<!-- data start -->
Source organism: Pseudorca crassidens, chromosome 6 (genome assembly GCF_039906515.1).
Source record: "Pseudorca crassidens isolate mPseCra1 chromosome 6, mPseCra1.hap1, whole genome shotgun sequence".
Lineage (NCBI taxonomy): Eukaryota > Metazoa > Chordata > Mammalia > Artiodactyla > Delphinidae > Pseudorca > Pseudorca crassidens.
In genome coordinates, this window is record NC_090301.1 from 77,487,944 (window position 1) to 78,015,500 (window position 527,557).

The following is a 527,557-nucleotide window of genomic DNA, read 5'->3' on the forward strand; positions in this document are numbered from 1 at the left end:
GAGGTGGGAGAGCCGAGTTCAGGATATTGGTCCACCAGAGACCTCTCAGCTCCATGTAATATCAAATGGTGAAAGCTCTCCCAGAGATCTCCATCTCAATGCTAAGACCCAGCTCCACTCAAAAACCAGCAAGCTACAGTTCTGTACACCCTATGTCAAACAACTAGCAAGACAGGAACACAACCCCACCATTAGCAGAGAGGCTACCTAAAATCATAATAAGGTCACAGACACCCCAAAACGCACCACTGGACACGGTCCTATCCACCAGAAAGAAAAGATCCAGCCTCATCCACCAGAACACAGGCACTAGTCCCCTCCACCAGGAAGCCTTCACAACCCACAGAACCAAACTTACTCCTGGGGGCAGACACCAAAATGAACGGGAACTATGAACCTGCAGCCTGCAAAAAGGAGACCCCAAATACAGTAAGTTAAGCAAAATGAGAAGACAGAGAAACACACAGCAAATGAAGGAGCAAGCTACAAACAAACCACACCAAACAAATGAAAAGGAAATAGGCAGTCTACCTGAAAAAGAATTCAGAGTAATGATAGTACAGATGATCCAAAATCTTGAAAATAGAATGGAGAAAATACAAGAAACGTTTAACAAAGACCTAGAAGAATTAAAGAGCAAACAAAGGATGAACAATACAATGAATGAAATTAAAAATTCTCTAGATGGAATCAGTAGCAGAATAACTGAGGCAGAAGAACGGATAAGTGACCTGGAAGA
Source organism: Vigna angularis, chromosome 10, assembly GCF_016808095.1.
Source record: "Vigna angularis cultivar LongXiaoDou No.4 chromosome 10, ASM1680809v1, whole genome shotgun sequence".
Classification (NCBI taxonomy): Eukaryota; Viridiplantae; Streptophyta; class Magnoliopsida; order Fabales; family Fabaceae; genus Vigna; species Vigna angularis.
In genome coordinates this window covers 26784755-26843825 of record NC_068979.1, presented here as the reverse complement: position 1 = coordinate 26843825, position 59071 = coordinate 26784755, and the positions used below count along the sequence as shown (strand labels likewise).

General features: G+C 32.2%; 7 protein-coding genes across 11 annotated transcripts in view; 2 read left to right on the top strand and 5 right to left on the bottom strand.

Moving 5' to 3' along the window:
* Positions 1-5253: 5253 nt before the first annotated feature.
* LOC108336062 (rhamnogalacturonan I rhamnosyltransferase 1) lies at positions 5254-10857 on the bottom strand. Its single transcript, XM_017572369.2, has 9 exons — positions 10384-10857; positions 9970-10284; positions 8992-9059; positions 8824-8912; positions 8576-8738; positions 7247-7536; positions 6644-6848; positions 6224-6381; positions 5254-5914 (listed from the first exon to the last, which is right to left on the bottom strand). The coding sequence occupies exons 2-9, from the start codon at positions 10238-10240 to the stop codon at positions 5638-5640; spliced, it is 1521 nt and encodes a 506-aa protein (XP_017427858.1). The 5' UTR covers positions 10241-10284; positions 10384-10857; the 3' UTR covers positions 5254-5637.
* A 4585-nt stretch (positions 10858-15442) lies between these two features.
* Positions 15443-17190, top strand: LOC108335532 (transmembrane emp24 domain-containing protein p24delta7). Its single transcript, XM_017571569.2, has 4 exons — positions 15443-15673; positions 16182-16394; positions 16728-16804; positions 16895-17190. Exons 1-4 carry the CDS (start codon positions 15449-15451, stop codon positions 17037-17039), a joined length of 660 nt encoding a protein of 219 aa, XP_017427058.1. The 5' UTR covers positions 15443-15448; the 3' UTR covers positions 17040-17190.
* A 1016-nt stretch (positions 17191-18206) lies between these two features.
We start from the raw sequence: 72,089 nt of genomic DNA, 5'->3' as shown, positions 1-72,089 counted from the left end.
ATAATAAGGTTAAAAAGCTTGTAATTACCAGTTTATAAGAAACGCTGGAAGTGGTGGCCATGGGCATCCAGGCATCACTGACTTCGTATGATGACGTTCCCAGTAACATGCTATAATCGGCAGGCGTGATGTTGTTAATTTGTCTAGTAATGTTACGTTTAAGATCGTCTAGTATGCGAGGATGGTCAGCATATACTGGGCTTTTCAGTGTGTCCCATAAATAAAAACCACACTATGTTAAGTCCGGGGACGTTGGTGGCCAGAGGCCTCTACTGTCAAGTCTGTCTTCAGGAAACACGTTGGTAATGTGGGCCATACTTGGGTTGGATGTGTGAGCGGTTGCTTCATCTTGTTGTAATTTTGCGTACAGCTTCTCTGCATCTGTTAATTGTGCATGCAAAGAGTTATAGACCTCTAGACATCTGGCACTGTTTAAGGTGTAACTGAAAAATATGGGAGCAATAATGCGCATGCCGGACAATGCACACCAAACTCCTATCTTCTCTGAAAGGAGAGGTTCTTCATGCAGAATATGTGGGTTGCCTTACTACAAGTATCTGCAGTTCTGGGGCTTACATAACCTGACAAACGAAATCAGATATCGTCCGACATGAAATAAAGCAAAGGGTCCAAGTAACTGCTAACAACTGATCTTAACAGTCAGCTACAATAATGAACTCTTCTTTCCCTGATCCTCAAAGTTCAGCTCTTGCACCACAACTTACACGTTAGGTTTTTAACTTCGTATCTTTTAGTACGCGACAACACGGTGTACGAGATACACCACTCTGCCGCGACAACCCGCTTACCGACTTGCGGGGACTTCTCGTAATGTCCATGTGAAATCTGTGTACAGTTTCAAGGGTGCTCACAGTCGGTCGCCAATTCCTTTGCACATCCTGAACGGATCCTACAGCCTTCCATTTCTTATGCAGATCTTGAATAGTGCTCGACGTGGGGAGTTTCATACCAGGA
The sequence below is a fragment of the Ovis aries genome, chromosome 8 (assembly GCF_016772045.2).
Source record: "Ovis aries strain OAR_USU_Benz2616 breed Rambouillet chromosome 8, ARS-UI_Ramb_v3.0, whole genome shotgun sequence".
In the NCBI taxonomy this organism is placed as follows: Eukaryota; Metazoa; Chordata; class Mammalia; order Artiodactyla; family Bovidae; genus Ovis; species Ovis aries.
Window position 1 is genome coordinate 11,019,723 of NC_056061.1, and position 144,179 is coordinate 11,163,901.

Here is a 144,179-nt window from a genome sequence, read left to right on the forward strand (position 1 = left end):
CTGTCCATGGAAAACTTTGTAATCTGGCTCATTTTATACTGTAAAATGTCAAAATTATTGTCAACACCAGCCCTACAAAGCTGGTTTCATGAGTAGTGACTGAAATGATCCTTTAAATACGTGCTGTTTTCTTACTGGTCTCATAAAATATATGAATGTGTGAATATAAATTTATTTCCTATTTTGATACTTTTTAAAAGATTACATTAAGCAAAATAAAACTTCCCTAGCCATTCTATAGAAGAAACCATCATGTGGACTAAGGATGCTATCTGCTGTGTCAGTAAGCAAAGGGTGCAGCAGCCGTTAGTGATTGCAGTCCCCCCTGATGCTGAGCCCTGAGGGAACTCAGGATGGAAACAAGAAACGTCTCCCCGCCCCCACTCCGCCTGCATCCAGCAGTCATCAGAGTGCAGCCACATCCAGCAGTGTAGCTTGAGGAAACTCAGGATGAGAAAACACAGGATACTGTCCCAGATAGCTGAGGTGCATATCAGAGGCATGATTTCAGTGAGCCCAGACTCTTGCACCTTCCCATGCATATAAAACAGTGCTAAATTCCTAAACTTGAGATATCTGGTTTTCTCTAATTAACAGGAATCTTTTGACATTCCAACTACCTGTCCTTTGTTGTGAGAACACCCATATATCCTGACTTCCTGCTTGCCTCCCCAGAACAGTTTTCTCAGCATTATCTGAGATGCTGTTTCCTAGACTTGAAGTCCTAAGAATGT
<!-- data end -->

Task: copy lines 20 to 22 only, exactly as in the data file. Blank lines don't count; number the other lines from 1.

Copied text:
The sequence below is a fragment of the Ovis aries genome, chromosome 8 (assembly GCF_016772045.2).
Source record: "Ovis aries strain OAR_USU_Benz2616 breed Rambouillet chromosome 8, ARS-UI_Ramb_v3.0, whole genome shotgun sequence".
In the NCBI taxonomy this organism is placed as follows: Eukaryota; Metazoa; Chordata; class Mammalia; order Artiodactyla; family Bovidae; genus Ovis; species Ovis aries.